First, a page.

The Republic of China Navy is also called the ROC Navy and, colloquially, the Taiwan Navy.
Taiwan Navy, WWII. It was called the Chinese Navy during World War II and before the Republic of China left the country. Due to Taiwan’s ambiguous political position and not to be confused with the Chinese People’s Liberation Army Navy, the phrase is used locally but less worldwide.
The primary task of the Taiwanese Navy today is to protect and defend the remaining areas of Taiwan and the sea lanes under its jurisdiction from any possible attack or invasion.
Operations include maritime patrols in the Taiwan Strait and nearby waters and wartime counter-attack and counter-invasion preparation.
The Republic of China (Taiwan) Marine Corps (ROCMC) is also a branch. 40,000 Taiwan Navy soldiers will work in 2022. Taiwan has 128 vessels and 28 air platforms.
Classes of 128 Ships:
- 4 Destroyers
- 22 Frigates
- 14 Corvettes
- 31 Assault/Missile Bot
- 13 Mine Warfare Ships
- 7 Amphibious Tank Landing Crafts
- 4 Submarines
- 33 Various Support Ships
Taiwan Navy Destroyers
Taiwan’s largest warships are Kee Lung class destroyers. Kee Lung class warships were American Kidd class destroyers. Taiwan (Republic of China Navy)purchased and reactivated four Kidd-class ships in 2001 with US approval.
All four went to the Taiwanese Navy, thanks to Kuang Hua VII. The ships were sold for US$732 million, including equipment improvements, overhaul, activation, training, and a reduced missile load of 148 SM-2 Block IIIA and 32 RGM-84L Block II Harpoon anti-ship missiles. Charleston reactivated VSE/BAV.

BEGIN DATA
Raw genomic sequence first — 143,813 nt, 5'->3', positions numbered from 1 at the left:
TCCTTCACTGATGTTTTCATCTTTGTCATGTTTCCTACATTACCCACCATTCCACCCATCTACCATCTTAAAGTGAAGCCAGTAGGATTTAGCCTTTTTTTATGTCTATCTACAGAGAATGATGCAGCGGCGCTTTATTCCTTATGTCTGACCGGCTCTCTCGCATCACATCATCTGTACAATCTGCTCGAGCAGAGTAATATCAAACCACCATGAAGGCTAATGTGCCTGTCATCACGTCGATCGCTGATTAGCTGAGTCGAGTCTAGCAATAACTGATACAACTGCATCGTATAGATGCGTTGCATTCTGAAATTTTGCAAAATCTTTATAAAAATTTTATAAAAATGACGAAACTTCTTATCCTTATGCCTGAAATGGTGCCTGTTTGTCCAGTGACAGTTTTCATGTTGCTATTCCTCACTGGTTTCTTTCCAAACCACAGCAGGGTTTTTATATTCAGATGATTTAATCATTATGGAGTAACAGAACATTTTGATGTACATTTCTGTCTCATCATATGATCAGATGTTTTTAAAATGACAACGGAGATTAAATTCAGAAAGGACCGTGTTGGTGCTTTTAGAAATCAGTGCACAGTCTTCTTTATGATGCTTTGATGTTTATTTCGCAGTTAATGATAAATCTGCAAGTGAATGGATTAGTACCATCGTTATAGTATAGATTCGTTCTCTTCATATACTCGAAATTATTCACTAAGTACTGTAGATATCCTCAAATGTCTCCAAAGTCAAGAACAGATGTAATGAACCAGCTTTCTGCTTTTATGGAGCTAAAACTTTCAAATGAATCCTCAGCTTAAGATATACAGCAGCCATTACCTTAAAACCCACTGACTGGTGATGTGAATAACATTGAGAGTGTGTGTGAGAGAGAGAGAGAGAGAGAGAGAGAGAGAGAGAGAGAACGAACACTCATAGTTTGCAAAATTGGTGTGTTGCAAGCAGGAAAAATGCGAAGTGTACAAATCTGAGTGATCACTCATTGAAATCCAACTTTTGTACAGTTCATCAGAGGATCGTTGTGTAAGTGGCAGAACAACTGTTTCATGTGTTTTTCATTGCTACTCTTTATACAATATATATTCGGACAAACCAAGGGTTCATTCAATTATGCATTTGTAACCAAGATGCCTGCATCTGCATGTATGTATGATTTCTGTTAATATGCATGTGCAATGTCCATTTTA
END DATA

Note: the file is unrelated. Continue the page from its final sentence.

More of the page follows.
On December 17, 2005, the first two ships arrived at Su-ao, a military port in eastern Taiwan, the (ex-DDG-994) USS Callaghan and (ex-DDG-995) USS Scott, and started service. At the receiving ceremony, they were named ROCS Kee Lung (DDG-1801) and ROCS Su Ao (DDG-1802).
In ship class nomenclature, Taiwan referred to these ships as Kee Lung-class destroyers with ships named after military ports in Taiwan. The remaining two ships, (ex DDG-993) USS Kidd and (ex DDG-996) USS Chandler, were delivered in 2006 and were designated ROCS Tso Ying (DDG-1803) and ROCS Ma Kong (DDG-1805), respectively.
The opposition-led Legislative Yuan initially raised enough money to acquire half of the SM-2 missiles that only destroyers could carry. The annual budget for 2007 included an additional one hundred SM-2MR missiles. This was done to ensure that each of the four ships could carry its maximum SM-2 payload.
The backbone of the Taiwan Navy’s frigate fleet is the Cheng Kung class frigates, built under license in Taiwan in the 1990s as part of the Kuang Hua I project.
Before buying the Kee Lung (Kidd) class destroyers in 2005, these frigates were Taiwan’s principal area of air defense. Instead of Harpoon anti-ship missiles like the Oliver Hazard Perry-class, the Cheng Kung class has 8 Hsiung Feng II (HF-2) missiles.
In 2001 (PFG-1101), ROCS Cheng Kung was re-equipped with 4 Hsiung Feng III (HF-3) medium-range supersonic missiles that can be used against air and ground targets, replacing the 4 Hsiung Feng II missiles.
In 2009 (PFG-1105), ROCS Chi Kuang was seen in the same configuration. All other ships in the class received the new missile after major modernizations.